When you’re managing a small business, one of the first things you probably ask yourself is, how will you pay your employees? Of course, the answer will depend on how many employees you take on, their main tasks and orders, how long you plan to keep them employed, and what type of business you’re running. There are many subjective factors to take into account when deciding what the ‘right’ salary is for employees.
However, there are universal truths and rubrics regarding the right salary, with some variations depending on where you live. The pay is one of the significant factors employees take into consideration when choosing a job or deciding whether to stay at the company, so you definitely can’t take your employees’ salary for granted.
Here are four things to consider when budgeting for your employees’ salaries.
Your Overall Budget
Your employees’ salaries will most likely come from your revenue if you own a small business. Unfortunately, there’s no clear cut way to determine how much of your profit should go into your employees’ salaries. It depends on your type of business, your employees’ workload, and many other subjective factors. But here are some general guidelines to keep in mind when managing the payroll.
Think about how much your business makes daily or monthly and set aside a fixed amount for your employees’ salaries. You should also take into consideration whether you’re paying your employees by the hour or a fixed amount every month regardless of hours spent working. This will significantly affect how much you’re paying them, as hourly rates can fluctuate and make changes to their monthly salary. On the other hand, having a fixed amount is seen as a more stable choice. Once you decide the pay frequency, you can tap into payroll processing services to streamline accounting procedures.
You should also take into consideration any fringe benefits you offer and be prepared to subtract that from your revenue as well. Fringe benefits you should consider are overtime, paid time off, incentives and maternity or paternity leave. In addition to that, you should also consider healthcare and retirement benefits. Offering these benefits is another thing that plenty of employees look for in a job so if you’re looking for employee retention, make sure to take this into account.
If you’re apprehensive about how much your employees’ salaries take out of your business revenue, remember that your employees are essentially investments. You’re not paying them to do nothing. You expect a return on that investment, and they, in turn, will deliver the service you expect from them—it’s an exchange. If you find the right talent, you can expect a high return on investment (ROI) with a high salary.
If you can’t afford to give them a high salary, be transparent about it and make sure they’re entirely aware of it during hiring. The worst thing you can do is lie about compensation. There’s no shame in admitting how much you can actually afford, as long as you tell your employees about it, get their willing consent, and adjust the workload and expectations accordingly.
Average Pay Rate
So how much should you actually pay your employees? Do your research and look up the average pay rates of employees in the kind of work or business you’re in. Finding the average pay rate can help to give you a general idea of how much your employees expect to receive and what you should pay them. Of course, like most things, the exact amount will vary, but it’s best to stay as close to the average as possible, considering your overall budget and your employees’ workload.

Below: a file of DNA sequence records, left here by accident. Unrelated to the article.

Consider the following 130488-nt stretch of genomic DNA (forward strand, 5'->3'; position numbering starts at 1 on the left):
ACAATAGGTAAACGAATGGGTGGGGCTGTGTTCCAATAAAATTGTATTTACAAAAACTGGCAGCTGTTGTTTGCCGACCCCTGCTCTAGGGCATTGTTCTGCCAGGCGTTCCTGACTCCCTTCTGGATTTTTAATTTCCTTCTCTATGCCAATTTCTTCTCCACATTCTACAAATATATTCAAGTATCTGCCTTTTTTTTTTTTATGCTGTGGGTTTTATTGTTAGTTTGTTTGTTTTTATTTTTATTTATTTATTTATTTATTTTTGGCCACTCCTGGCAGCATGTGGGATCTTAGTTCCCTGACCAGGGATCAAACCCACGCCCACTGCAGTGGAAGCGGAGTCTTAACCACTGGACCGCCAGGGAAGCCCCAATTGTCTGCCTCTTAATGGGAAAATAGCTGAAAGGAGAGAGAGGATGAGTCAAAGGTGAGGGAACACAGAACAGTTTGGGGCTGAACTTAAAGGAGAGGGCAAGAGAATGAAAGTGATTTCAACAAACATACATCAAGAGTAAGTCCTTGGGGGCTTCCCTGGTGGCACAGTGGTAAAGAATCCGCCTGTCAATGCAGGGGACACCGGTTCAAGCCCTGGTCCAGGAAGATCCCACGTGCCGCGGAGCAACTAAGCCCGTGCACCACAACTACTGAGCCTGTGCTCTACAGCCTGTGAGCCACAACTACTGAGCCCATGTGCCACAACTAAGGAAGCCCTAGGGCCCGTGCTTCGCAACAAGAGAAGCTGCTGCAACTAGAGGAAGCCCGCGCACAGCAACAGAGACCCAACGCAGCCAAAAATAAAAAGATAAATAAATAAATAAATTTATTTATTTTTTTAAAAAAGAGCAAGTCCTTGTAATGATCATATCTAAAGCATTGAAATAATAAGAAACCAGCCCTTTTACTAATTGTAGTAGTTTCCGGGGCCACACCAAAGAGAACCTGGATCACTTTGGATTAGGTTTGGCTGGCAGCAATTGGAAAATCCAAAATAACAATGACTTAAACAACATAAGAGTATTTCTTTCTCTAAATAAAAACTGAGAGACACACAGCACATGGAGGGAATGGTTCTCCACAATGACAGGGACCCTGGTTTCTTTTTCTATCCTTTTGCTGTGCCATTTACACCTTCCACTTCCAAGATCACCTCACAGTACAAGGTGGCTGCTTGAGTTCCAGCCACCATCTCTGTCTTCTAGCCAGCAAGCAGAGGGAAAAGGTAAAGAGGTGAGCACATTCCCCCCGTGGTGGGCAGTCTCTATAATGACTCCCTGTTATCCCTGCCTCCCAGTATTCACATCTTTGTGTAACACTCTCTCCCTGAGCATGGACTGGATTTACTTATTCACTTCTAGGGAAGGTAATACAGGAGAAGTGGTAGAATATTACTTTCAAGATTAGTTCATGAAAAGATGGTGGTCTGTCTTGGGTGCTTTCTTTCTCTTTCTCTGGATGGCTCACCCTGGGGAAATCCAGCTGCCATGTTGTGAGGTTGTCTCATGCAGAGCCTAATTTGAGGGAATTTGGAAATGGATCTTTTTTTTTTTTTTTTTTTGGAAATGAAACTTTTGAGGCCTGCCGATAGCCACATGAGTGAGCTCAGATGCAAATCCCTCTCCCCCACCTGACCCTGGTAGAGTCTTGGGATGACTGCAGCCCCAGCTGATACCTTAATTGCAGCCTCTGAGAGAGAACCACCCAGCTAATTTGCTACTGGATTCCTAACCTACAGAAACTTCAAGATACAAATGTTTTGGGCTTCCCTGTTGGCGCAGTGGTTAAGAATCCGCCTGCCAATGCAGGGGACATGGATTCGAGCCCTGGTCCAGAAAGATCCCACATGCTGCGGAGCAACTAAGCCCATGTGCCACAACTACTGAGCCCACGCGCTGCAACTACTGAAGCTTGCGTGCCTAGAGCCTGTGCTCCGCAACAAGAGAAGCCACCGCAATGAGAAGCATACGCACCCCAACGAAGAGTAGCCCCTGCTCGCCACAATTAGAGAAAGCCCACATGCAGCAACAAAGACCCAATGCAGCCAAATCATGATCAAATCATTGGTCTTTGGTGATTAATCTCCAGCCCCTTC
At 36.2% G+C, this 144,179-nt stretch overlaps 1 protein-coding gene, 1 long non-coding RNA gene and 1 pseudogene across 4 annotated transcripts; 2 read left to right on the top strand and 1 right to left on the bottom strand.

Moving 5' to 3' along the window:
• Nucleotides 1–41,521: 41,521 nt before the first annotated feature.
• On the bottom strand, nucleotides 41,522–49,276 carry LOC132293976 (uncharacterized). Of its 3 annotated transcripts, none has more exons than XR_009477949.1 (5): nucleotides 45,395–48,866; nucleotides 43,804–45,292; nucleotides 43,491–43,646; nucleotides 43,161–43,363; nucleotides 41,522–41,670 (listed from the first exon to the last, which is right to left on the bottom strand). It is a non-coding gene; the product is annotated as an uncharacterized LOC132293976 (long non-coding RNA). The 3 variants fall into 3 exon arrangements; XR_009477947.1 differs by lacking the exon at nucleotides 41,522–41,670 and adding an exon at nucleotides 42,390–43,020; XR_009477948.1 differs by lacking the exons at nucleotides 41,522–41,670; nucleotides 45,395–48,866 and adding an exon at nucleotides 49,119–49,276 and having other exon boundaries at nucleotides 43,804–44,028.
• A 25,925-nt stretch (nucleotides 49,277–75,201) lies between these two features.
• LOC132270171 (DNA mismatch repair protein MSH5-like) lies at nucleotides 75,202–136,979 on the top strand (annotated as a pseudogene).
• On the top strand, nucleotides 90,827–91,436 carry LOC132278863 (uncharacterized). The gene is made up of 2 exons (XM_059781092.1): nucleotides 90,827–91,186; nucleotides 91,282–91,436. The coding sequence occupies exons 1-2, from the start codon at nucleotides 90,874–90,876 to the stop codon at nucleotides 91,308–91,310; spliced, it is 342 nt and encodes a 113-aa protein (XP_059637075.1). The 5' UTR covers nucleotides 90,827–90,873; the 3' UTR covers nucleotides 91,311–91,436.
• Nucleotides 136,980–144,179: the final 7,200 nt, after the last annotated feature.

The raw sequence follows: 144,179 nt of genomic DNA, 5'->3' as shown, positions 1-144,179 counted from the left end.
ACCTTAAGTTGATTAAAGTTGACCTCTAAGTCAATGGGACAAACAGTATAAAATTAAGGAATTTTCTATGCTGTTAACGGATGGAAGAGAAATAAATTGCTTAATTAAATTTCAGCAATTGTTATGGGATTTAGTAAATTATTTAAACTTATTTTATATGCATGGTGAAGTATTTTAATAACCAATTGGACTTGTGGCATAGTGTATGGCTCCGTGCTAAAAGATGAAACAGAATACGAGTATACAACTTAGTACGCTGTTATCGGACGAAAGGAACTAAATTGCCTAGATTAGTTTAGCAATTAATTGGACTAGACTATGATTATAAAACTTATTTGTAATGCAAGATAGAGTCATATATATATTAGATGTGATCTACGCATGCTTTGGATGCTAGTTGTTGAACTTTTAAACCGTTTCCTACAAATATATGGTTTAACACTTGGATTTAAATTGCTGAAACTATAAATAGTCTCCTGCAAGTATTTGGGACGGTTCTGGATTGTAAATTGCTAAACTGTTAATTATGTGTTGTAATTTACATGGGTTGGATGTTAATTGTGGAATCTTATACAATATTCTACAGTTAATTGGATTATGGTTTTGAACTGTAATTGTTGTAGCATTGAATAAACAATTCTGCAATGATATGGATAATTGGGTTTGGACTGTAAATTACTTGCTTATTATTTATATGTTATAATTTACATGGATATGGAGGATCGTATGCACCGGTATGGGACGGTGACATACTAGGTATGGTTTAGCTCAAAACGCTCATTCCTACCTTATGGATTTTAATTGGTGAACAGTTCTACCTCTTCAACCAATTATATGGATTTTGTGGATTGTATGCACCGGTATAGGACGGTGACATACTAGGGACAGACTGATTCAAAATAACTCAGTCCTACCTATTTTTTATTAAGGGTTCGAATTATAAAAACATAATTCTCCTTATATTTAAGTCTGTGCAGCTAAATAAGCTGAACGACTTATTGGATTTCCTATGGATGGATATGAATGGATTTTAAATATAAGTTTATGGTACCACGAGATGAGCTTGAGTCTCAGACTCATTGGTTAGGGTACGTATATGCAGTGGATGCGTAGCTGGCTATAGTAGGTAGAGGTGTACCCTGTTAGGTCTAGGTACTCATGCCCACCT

Different states have different laws about the amount of labor employees are expected to do every day, the time they spend on work and how much they should be compensated for it. For example, exempt employees and non-exempt employees are both entitled to different amounts of payment. Exempt employees are ‘exempted’ from overtime pay, so they won’t be paid extra for working beyond office hours, while non-exempt employees are entitled to overtime pay and should be paid an hourly wage. Differentiating between the two can make all the difference when coming up with a set salary.
The minimum wage also varies depending on the state. That is, the minimum wage in one area can be high in another. Do your research and find out the labor laws in your area to stay within it and practice fairness among your business and your employees.
An Employee’s Output and Performance
Last but not least, you should consider your employees’ overall performance. Do they always put out outstanding work? Did they start out strong but are lagging behind? Are they gradually showing significant improvement from when they started? Remember to see employees as an investment. Ideally, it would be best to get a high ROI from good employees who turn in high-quality work and customer service in exchange for a high-paying salary.
It would help if you considered how much work you’re giving them, how labor intensive it is on a day-to-day basis, and what affects your employees’ performance. A bigger workload and more labor intensive tasks should always equal more pay. Inversely, a lighter workload with lighter tasks equal a smaller salary. Either way, it’s important that your employees get duly compensated for the hard work they undoubtedly put in.
While there’s no clear-cut way to determine how much you should really pay your employees, you can always take a look at these guidelines and statistics. Also, consider what employees want from a job to help you determine how much proper compensation is. Again, your employees are an investment, just as your business is an investment of time and labor for them. So make sure you get the most out of your money.